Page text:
Asthma aid prednisone can be risky over time


November 23, 1993|By Dr. Simeon Margolis | Dr. Simeon Margolis,Contributing Writer

Q: During my recent flare-up of asthma, prednisone was prescribed for the first time, and no other treatment ever gave me such great relief from wheezing and other symptoms. I would like a better explanation of why my doctor stopped the prednisone so quickly, telling me that it was dangerous to continue taking prednisone for a longer time.

A: Prednisone is a drug with actions similar to those of cortisol, a steroid hormone produced by the adrenal gland. Both prednisone and cortisol can be extremely effective in the treatment of asthma, rheumatoid arthritis and a number of other disorders marked by inflammation.

Although it is safe to take cortisol, prednisone, or other synthetic adrenal steroids by mouth for a few weeks, their long-term use is limited by the potential for many serious side effects.

Unfortunately, some people with asthma may abandon other forms of treatment and rely on chronic prednisone treatment because they are so impressed with its benefits and are $H unaware of, or are too willing to risk, the dangers of its side effects.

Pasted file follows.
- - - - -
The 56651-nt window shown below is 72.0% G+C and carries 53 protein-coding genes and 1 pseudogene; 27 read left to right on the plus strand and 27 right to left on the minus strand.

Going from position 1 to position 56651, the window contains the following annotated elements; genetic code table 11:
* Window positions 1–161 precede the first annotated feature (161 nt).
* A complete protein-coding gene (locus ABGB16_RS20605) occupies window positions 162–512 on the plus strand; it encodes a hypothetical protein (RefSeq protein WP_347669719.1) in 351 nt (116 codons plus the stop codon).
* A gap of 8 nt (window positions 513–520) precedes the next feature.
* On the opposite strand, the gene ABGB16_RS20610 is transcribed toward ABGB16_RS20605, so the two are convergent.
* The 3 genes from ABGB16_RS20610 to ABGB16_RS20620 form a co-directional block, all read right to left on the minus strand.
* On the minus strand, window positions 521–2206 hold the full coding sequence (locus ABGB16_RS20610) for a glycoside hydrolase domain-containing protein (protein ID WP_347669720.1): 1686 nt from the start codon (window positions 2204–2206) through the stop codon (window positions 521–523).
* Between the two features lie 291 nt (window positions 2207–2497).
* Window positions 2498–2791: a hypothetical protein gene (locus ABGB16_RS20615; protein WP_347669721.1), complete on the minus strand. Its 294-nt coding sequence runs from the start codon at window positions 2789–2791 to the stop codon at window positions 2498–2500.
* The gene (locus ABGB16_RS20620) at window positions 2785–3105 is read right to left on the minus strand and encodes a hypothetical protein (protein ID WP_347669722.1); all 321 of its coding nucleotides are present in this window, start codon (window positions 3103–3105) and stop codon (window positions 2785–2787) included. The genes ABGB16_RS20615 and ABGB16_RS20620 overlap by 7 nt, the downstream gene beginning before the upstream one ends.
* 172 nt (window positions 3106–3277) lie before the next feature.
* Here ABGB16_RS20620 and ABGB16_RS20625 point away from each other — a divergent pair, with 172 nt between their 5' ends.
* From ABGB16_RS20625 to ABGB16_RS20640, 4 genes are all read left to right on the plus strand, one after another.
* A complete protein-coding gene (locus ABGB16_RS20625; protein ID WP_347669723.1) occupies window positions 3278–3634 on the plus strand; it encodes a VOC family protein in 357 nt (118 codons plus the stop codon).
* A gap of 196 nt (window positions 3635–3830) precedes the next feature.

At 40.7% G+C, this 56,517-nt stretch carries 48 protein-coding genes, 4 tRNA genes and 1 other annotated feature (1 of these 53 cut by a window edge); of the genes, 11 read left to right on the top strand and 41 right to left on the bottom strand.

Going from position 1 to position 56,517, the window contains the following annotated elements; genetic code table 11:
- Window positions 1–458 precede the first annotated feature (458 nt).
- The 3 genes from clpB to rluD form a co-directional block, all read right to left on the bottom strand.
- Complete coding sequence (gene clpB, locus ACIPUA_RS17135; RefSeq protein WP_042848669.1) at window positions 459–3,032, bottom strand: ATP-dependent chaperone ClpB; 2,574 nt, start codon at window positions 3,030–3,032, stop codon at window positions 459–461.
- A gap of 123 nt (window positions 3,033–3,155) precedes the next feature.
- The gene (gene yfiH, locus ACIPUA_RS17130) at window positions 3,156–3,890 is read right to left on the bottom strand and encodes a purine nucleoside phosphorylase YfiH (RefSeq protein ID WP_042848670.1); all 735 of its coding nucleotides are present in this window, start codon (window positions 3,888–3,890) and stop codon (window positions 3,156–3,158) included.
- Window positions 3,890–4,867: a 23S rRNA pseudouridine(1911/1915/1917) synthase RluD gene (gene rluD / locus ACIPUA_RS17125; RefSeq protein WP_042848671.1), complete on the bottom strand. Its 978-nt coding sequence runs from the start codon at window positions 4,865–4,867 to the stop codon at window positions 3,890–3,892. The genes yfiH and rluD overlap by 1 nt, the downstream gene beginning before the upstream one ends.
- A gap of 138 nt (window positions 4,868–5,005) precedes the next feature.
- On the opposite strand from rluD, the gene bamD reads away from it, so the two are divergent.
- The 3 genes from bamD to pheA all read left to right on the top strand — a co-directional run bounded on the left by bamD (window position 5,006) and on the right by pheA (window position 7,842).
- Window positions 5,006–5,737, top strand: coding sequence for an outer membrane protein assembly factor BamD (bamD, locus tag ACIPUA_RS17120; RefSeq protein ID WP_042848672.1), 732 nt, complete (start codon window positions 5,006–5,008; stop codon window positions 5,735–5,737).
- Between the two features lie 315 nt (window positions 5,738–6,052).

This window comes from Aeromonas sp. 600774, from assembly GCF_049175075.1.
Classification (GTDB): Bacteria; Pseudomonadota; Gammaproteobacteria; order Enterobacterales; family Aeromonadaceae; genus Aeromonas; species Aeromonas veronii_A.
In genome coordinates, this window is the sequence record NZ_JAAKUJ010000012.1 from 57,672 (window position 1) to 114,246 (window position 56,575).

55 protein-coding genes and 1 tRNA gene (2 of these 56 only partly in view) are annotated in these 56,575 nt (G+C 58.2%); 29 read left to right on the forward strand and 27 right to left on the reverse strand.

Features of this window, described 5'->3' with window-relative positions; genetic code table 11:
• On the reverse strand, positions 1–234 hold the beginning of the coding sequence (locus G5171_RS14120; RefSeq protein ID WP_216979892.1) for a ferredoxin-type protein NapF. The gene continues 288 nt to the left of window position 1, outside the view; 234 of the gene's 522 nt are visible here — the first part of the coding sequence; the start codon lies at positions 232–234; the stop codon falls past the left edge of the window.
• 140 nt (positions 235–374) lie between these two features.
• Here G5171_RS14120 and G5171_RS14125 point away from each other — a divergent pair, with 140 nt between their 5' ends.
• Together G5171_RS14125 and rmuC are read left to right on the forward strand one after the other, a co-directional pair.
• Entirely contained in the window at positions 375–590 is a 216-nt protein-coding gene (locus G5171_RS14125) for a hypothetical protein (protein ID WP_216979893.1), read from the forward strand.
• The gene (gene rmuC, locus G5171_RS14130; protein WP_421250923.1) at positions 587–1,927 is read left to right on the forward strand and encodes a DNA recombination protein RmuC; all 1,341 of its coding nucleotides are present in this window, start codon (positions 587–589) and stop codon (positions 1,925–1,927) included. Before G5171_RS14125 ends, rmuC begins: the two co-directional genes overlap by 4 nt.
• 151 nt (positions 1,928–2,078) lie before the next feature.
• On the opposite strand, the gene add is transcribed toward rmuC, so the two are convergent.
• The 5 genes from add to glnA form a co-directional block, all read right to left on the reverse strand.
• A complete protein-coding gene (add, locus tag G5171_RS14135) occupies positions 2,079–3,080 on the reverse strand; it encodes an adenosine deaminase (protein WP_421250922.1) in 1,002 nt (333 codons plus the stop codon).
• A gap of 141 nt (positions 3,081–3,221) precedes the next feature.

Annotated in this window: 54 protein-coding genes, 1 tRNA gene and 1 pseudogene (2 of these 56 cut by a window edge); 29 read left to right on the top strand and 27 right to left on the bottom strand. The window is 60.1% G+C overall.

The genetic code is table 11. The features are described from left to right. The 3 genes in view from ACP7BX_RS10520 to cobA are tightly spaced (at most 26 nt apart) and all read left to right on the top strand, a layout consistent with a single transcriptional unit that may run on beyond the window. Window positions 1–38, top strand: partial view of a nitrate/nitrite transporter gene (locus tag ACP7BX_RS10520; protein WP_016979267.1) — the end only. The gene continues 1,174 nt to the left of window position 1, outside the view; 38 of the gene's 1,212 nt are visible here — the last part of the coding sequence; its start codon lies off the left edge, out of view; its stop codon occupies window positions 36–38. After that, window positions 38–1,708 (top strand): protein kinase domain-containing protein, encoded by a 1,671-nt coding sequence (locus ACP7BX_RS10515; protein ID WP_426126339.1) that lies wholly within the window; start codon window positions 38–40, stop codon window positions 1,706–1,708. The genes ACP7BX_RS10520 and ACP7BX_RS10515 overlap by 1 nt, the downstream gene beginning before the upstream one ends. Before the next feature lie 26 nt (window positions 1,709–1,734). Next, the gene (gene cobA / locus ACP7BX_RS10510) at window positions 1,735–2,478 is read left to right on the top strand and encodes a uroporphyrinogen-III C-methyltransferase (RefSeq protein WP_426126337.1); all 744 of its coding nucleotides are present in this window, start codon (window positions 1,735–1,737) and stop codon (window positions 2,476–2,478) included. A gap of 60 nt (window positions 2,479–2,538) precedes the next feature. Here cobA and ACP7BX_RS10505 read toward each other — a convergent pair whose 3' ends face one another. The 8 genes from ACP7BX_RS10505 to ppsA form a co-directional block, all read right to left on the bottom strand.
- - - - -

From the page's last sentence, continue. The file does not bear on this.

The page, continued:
The side effects of prednisone depend on the dose and duration of treatment, but there is great person-to-person variability. Some people tolerate large doses for a long period of time while others may develop devastating complications after taking small doses for a short period.

Osteoporosis, probably the most common and potentially the most serious complication, occurs in as many as 40 percent of those taking prednisone for a long time. A combination of diminished formation and increased breakdown of bone leads to weakened bones and loss of calcium for the body. Fractures are most common in the ribs, spine and wrist, especially in postmenopausal women already at risk for osteoporosis.

Prednisone often increases appetite with the consequent development of obesity and complications of diabetes, high triglycerides, hypertension and an increased risk of coronary heart disease.

Other common side effects of chronic prednisone use include painless muscle weakness and wasting, initially involving the thighs and shoulders; mood changes ranging from euphoria to depression; insomnia and increased susceptibility to infections; retention of fluid and loss of potassium in the urine; poor wound healing; peptic ulcers; cataracts and glaucoma.

Dr. Margolis is professor of medicine and biological chemistry at the Johns Hopkins School of Medicine.

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